Tuesday, October 26, 2021

Economic Superstition And Reality

As Democrats and Republicans fight over Joe Biden's economic agenda, Paul Krugman suggests it boils down to two things: Tax the rich and help children:

Republicans will, of course, denounce whatever Democrats come out with. But there are three things you should know about both taxing the rich and helping children: They’re very good ideas from an economic point of view. They’re extremely popular. And they’re very much in the American tradition.

About the economics: Although the modern Republican Party is utterly committed to the proposition that low taxes on corporations and the rich are the key to economic success, there is no evidence that this is true. If anything, the historical correlation runs the other way. The U.S. economy grew faster during periods when taxes at the top were relatively high than it did when they were low.

On the other hand, there is overwhelming evidence that helping children, in addition to being the right thing to do, has big economic payoffs. Children who benefited from safety-net programs like food stamps became healthier, more productive adults. Children who were enrolled in pre-K education were more likely to graduate from high school and go to college than those who weren’t. As I’ve argued in the past, the economic case for investing in children is even stronger than the case for investing in physical infrastructure.

Like the battle over vaccines, the present debate is about superstition and evidence:

When it comes to public opinion, what’s striking is how little impact more than 40 years of anti-tax, anti-government propaganda has had on voters’ views. Polls consistently show large majorities, including many Republicans, supporting higher taxes on corporations and the rich. Large majorities also support subsidizing child care and aiding families with children.

Yet government policy veers toward superstition. Which raises a simple question: Who controls the government?

Image: Facebook


Anonymous said...

As I recall, the answer to that question is "it's a big club and you ain't in it!"


Owen Gray said...

A terrific clip, Cap. Carlin spoke the truth -- clearly and unambiguously.

Lorne said...

I wonder if what we see in the U.S. 'debate' over Biden's plans reflects the final days of the empire, Owen. For the Republicans to think that they can get away with obstructing measures that would help countless millions and the world suggests they view the American people as extraordinarily dim, easily swayed by false rhetoric about how everyone will be burdened with more taxes, etc. if Biden succeeds.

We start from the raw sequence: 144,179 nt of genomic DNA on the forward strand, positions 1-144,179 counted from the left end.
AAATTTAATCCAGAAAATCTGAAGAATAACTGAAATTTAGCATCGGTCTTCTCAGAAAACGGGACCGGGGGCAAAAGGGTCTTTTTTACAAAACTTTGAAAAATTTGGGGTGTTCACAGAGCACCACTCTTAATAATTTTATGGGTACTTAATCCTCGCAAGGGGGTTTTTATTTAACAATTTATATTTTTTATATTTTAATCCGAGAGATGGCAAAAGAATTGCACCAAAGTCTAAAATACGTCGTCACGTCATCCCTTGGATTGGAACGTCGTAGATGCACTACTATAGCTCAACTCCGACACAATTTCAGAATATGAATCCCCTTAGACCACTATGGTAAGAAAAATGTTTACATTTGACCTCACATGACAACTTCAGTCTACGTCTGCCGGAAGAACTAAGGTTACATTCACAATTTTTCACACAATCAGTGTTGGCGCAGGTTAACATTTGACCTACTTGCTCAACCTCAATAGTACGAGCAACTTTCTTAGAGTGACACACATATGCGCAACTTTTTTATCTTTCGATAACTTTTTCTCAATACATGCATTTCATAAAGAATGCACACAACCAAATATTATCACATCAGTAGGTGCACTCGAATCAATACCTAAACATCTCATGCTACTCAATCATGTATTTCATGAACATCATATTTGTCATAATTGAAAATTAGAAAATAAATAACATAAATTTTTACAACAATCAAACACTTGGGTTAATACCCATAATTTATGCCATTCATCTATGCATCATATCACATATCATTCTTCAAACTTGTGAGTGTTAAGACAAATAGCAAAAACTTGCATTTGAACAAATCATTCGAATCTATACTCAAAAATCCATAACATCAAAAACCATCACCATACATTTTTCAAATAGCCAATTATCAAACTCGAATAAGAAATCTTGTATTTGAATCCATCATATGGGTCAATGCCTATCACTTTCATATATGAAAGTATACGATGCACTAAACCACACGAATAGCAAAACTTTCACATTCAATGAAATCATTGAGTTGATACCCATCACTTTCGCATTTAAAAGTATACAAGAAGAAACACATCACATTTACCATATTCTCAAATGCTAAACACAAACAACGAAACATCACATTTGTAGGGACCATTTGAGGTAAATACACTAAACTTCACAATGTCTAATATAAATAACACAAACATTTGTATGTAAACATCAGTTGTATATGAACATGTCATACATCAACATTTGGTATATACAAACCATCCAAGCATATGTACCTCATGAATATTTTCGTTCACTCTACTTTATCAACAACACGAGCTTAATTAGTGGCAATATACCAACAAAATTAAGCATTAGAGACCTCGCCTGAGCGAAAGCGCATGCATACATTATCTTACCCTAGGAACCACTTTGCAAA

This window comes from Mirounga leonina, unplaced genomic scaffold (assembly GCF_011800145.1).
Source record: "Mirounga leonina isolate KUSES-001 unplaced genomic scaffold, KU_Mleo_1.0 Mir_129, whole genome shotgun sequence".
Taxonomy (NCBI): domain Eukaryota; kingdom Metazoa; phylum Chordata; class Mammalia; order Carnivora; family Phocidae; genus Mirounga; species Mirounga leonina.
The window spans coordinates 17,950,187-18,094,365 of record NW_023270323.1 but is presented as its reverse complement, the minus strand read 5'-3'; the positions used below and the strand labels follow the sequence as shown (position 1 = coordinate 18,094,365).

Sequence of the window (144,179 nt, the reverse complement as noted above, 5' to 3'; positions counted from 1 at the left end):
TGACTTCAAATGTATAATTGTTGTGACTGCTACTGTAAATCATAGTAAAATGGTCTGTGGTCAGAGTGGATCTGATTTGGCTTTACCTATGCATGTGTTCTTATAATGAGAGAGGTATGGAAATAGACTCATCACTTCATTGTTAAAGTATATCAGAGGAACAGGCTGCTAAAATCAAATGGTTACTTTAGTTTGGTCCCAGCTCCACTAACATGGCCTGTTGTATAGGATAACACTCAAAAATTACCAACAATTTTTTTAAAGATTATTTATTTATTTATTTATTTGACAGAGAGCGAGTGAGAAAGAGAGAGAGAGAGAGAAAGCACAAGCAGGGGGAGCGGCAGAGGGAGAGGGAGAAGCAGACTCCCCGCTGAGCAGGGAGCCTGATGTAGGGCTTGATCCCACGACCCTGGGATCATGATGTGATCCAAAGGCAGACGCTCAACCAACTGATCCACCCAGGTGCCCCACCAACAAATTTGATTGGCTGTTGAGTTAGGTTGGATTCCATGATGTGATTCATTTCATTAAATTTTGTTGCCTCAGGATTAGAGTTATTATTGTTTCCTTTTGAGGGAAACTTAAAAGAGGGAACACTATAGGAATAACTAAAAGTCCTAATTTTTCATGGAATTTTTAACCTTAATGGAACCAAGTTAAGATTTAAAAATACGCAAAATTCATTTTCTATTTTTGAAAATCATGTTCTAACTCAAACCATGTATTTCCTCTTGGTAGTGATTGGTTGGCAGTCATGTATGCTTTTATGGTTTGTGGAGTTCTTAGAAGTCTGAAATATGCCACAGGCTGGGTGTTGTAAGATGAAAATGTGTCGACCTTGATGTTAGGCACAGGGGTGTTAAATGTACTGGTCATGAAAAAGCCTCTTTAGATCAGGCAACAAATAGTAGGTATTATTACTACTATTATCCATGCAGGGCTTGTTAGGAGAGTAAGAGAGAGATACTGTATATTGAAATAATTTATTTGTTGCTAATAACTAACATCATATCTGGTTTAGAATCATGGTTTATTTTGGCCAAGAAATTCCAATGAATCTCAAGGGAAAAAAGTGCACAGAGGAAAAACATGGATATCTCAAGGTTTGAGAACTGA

American society has become so factionalized that the Republicans may, in fact, be right about the people.

Anonymous said...

Tax the rich! Now there's an oxymoron that anyone in DC connected to power etc, knows full well will never happen. They can't even close the ridiculous loopholes that allows a con like Trump to pay a paltry $750 and even his supporters congratulate him on that while seeing amounts bigger than that disappear from their paycheques monthly. Carlin's clip, the best of all time never gets old and applies even more today than when he made it. BC Waterboy

Northern PoV said...

"Who controls the government?" Indeed!

Do we still teach civics?
Or is it too painful to continue the already threadbare fictions we were fed?

Owen Gray said...

More and more, it seems to me that there's no hope for what was once a great nation, Lorne. Pettiness and ignorance seem to rule the roost.

Owen Gray said...

When so many people cheer such an obvious con man as Trump, waterboy, there's no hope for them or their country.

Owen Gray said...

Civic education used to be considered essential for citizenship, PoV. Obviously, something has gone terribly wrong.

The Disaffected Lib said...

"Who controls the government?"

Why does Krugman need to ask? The question has been extensively studied, analyzed and answered for a long time.

When the public interest and private interests clash yet Congress disproportionately supports the narrow, private interest over the wellbeing of the public, Krugman's question is silly.

Owen Gray said...

What is even sillier, Mound, is letting the situation continue.

Trailblazer said...

We live in an age where we have been deluded into believing the trickle down organisation of our lives or is it the American/Canadian dream?

Either way a majority of us believes in fairies , goblins and ghosts.

Re, Civic education used to be considered essential for citizenship

The education system has failed us on most levels.
We cannot teach ideology we must teach the yearn to learn.


Trailblazer said...

Remember the golden rule?
He with the most gold rules.
Simple but to the masses, forgettable as we have been hardwired to emulate such an ideology.


Owen Gray said...

We can't learn unless we have a desire to learn, TB. Too many of us think that learning is simply too much trouble.